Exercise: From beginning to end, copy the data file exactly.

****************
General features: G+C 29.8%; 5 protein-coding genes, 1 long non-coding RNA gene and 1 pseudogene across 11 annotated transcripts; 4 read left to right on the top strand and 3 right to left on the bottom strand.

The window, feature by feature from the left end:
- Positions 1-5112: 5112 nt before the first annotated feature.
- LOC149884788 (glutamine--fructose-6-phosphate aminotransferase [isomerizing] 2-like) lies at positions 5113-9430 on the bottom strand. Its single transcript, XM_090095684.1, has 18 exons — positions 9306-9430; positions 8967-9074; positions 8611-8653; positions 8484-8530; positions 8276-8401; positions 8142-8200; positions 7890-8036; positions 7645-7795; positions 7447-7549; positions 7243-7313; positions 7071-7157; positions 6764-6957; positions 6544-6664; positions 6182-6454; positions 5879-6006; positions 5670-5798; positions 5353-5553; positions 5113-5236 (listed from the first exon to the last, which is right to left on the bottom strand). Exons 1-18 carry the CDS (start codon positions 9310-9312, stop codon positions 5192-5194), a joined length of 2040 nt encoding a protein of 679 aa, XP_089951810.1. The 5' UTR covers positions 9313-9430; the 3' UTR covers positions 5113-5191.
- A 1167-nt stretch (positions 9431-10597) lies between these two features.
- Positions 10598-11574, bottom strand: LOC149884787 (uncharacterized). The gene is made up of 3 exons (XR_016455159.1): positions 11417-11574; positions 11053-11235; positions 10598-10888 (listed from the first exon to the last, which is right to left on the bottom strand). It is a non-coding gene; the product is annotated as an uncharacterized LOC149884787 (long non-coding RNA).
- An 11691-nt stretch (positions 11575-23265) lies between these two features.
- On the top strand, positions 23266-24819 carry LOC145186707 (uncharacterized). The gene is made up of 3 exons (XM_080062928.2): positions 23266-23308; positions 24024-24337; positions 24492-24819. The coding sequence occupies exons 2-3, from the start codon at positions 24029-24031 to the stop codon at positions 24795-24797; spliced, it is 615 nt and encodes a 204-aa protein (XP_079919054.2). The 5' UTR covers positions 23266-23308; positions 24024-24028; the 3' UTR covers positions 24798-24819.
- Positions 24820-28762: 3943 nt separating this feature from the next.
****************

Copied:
General features: G+C 29.8%; 5 protein-coding genes, 1 long non-coding RNA gene and 1 pseudogene across 11 annotated transcripts; 4 read left to right on the top strand and 3 right to left on the bottom strand.

The window, feature by feature from the left end:
- Positions 1-5112: 5112 nt before the first annotated feature.
- LOC149884788 (glutamine--fructose-6-phosphate aminotransferase [isomerizing] 2-like) lies at positions 5113-9430 on the bottom strand. Its single transcript, XM_090095684.1, has 18 exons — positions 9306-9430; positions 8967-9074; positions 8611-8653; positions 8484-8530; positions 8276-8401; positions 8142-8200; positions 7890-8036; positions 7645-7795; positions 7447-7549; positions 7243-7313; positions 7071-7157; positions 6764-6957; positions 6544-6664; positions 6182-6454; positions 5879-6006; positions 5670-5798; positions 5353-5553; positions 5113-5236 (listed from the first exon to the last, which is right to left on the bottom strand). Exons 1-18 carry the CDS (start codon positions 9310-9312, stop codon positions 5192-5194), a joined length of 2040 nt encoding a protein of 679 aa, XP_089951810.1. The 5' UTR covers positions 9313-9430; the 3' UTR covers positions 5113-5191.
- A 1167-nt stretch (positions 9431-10597) lies between these two features.
- Positions 10598-11574, bottom strand: LOC149884787 (uncharacterized). The gene is made up of 3 exons (XR_016455159.1): positions 11417-11574; positions 11053-11235; positions 10598-10888 (listed from the first exon to the last, which is right to left on the bottom strand). It is a non-coding gene; the product is annotated as an uncharacterized LOC149884787 (long non-coding RNA).
- An 11691-nt stretch (positions 11575-23265) lies between these two features.
- On the top strand, positions 23266-24819 carry LOC145186707 (uncharacterized). The gene is made up of 3 exons (XM_080062928.2): positions 23266-23308; positions 24024-24337; positions 24492-24819. The coding sequence occupies exons 2-3, from the start codon at positions 24029-24031 to the stop codon at positions 24795-24797; spliced, it is 615 nt and encodes a 204-aa protein (XP_079919054.2). The 5' UTR covers positions 23266-23308; positions 24024-24028; the 3' UTR covers positions 24798-24819.
- Positions 24820-28762: 3943 nt separating this feature from the next.